# 1) dx/dt=sgn(x), x(0) =0; 2) dx/dt=sgn(t), x(0)=0; 3) dx/dt=3*x^(2/3), x(0) =0; 4) dx/dt=1+x^2 t={-pi/2 pi/2} Find solutions of the form x = f(t) where (f is a one-one function) in each...

1) dx/dt=sgn(x), x(0) =0;

2) dx/dt=sgn(t), x(0)=0;

3) dx/dt=3*x^(2/3), x(0) =0;

4) dx/dt=1+x^2 t={-pi/2 pi/2}

Find solutions of the form x = f(t) where (f is a one-one function) in each case if any exist and state whether there is a unique solution.

### 2 Answers | Add Yours

The question is asking for solutions to the given differential equations in each case, where the initial value is given (that is, they are *Initial Value Problems*). If a solution does indeed exist we are asked whether it is unique or not.

1) `dx/dt = sgn(x)` where `x(0) = 0`

'sgn' is the sign or signum function, which is +1 when the variable is positive and -1 when the variable is negative.

So here when x<0 we have that `dx/dt = -1` ````and when x>0 we have that `dx/dt = 1`

The initial value given tells us that when x=0, t=0.

So the solution x = f(t) passes through the origin (x,t) = (0,0) and has gradient +1 when x is positive and gradient -1 when x is negative. The solution is then **either**

**x = t or x = -t**

**and is valid only on the range t `in [0,infty]`**

**Therefore two solutions exist, neither of which then are unique (the solution looks like a V-shape, symmetric about the positive t axis).**

2) `dx/dt = sgn(t)` where `x(0) = 0`

Here, when t<0 we have that

`dx/dt = -1` and when t>0 we have that `dx/dt = 1`

``The initial value given tells us that when x=0, t=0.

As in 1), the solution x = f(t) passes through the origin (x,t) = (0,0) , but now has gradient +1 when t (*rather than x*) is positive and gradient -1 when t (*rather than x*) is negative. **The solution is in this case unique**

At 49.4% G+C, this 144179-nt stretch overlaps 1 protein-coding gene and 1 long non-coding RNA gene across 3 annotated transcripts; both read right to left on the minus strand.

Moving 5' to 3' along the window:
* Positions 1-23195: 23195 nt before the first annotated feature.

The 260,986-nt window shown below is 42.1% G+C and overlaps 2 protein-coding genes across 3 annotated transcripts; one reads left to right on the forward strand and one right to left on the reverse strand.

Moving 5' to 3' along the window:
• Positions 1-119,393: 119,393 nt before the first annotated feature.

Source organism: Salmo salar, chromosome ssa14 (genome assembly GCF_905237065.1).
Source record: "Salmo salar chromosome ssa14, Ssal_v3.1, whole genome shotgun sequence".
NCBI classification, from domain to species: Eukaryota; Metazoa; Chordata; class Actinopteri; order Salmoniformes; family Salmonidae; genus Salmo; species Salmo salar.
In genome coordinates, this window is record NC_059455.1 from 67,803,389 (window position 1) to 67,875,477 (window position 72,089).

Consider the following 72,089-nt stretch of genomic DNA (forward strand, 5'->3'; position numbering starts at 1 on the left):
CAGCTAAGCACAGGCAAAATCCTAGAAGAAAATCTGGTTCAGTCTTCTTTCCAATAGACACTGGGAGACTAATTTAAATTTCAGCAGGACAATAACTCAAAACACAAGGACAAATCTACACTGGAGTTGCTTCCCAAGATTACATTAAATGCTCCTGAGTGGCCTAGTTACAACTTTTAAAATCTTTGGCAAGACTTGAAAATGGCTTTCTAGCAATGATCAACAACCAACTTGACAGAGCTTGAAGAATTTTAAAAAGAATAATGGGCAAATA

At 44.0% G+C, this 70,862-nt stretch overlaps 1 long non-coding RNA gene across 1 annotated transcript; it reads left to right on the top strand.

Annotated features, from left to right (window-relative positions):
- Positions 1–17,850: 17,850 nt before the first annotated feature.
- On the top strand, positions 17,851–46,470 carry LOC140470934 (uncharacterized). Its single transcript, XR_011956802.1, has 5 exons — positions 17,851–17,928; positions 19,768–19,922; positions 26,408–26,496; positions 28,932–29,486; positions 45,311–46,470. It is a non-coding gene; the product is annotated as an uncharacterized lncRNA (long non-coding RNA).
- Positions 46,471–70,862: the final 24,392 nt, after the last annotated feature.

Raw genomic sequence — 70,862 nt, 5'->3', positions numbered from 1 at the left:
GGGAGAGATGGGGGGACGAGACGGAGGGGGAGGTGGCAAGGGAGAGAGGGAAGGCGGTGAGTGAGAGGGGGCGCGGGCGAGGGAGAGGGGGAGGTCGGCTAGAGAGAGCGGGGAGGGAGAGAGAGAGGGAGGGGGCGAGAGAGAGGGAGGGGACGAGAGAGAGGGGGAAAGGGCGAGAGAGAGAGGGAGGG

**and described by the graph**

**x = |t|**

**which is a V-shape again, but this time symmetric about the positive x axis, giving a valid one-one function of t.**

3) `dx/dt = 3x^(2/3)` `t in [-pi/2,pi/2]`where x(0) = 0

To solve this differential equation, move all terms in x to the lefthand side of the equation and all terms in t to the righthand side, giving

`dx/(x^(2/3)) = 3dt`

Then integrate both sides, giving

`3x^(1/3) = 3t + c` where `c` is a constant of integration.

From the initial value given, x(0) = 0, so that we have c=0 and hence the **solution**

** `x^(1/3) = t` that is `x = t^3` **

4) `dx/dt = 1 + x^2` where `t in [-pi/2, pi/2]`

Again, move all terms in x to the lefthand side and all terms in t to the righthand side giving

`dx/(1+x^2) = dt`

Integrating on both sides gives the solution

`tan^(-1)(x) = t + c` where again c is a constant of integration.

No initial value is given so all curves of the form

**x = tan(t +c) `t in [-pi/2,pi/2]` are valid solutions and hence not unique**

**Sources:**

thanx very much for ur answer

can u show me step by step differential equation for first and second ?

and for fourth one the x(0)=0 .

and can u explain the uniqueness and existence in another way for each one of them

and thank you again

ali